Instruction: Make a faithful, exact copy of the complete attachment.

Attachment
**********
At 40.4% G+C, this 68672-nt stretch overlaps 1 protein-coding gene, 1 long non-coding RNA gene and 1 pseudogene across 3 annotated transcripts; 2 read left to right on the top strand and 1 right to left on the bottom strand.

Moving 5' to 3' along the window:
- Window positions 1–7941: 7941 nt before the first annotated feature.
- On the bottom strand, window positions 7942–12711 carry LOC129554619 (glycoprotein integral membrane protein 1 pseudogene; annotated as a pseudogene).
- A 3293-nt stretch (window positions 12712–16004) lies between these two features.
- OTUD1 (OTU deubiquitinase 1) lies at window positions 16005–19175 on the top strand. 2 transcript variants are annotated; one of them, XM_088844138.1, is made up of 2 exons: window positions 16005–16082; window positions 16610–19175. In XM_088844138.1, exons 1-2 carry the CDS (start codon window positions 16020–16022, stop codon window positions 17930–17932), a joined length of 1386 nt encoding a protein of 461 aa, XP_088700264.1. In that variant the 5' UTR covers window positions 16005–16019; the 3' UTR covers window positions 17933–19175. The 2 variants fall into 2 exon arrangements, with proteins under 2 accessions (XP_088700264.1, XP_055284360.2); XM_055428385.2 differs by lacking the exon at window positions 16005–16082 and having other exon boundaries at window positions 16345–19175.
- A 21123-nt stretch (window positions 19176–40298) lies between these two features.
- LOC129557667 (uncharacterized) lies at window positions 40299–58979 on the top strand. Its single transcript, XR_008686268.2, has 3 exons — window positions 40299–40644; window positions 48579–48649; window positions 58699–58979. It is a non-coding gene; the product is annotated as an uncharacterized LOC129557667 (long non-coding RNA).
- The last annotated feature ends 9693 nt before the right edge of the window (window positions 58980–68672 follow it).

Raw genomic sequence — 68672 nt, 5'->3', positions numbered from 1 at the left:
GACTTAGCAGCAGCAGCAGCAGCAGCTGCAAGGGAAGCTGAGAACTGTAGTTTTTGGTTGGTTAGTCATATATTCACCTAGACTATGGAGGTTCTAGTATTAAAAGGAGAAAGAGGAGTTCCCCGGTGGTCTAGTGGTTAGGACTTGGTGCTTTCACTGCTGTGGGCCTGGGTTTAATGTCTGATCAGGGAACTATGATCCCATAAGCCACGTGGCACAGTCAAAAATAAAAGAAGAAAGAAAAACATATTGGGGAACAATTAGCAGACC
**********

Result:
At 40.4% G+C, this 68672-nt stretch overlaps 1 protein-coding gene, 1 long non-coding RNA gene and 1 pseudogene across 3 annotated transcripts; 2 read left to right on the top strand and 1 right to left on the bottom strand.

Moving 5' to 3' along the window:
- Window positions 1–7941: 7941 nt before the first annotated feature.
- On the bottom strand, window positions 7942–12711 carry LOC129554619 (glycoprotein integral membrane protein 1 pseudogene; annotated as a pseudogene).
- A 3293-nt stretch (window positions 12712–16004) lies between these two features.
- OTUD1 (OTU deubiquitinase 1) lies at window positions 16005–19175 on the top strand. 2 transcript variants are annotated; one of them, XM_088844138.1, is made up of 2 exons: window positions 16005–16082; window positions 16610–19175. In XM_088844138.1, exons 1-2 carry the CDS (start codon window positions 16020–16022, stop codon window positions 17930–17932), a joined length of 1386 nt encoding a protein of 461 aa, XP_088700264.1. In that variant the 5' UTR covers window positions 16005–16019; the 3' UTR covers window positions 17933–19175. The 2 variants fall into 2 exon arrangements, with proteins under 2 accessions (XP_088700264.1, XP_055284360.2); XM_055428385.2 differs by lacking the exon at window positions 16005–16082 and having other exon boundaries at window positions 16345–19175.
- A 21123-nt stretch (window positions 19176–40298) lies between these two features.
- LOC129557667 (uncharacterized) lies at window positions 40299–58979 on the top strand. Its single transcript, XR_008686268.2, has 3 exons — window positions 40299–40644; window positions 48579–48649; window positions 58699–58979. It is a non-coding gene; the product is annotated as an uncharacterized LOC129557667 (long non-coding RNA).
- The last annotated feature ends 9693 nt before the right edge of the window (window positions 58980–68672 follow it).

Raw genomic sequence — 68672 nt, 5'->3', positions numbered from 1 at the left:
GACTTAGCAGCAGCAGCAGCAGCAGCTGCAAGGGAAGCTGAGAACTGTAGTTTTTGGTTGGTTAGTCATATATTCACCTAGACTATGGAGGTTCTAGTATTAAAAGGAGAAAGAGGAGTTCCCCGGTGGTCTAGTGGTTAGGACTTGGTGCTTTCACTGCTGTGGGCCTGGGTTTAATGTCTGATCAGGGAACTATGATCCCATAAGCCACGTGGCACAGTCAAAAATAAAAGAAGAAAGAAAAACATATTGGGGAACAATTAGCAGACC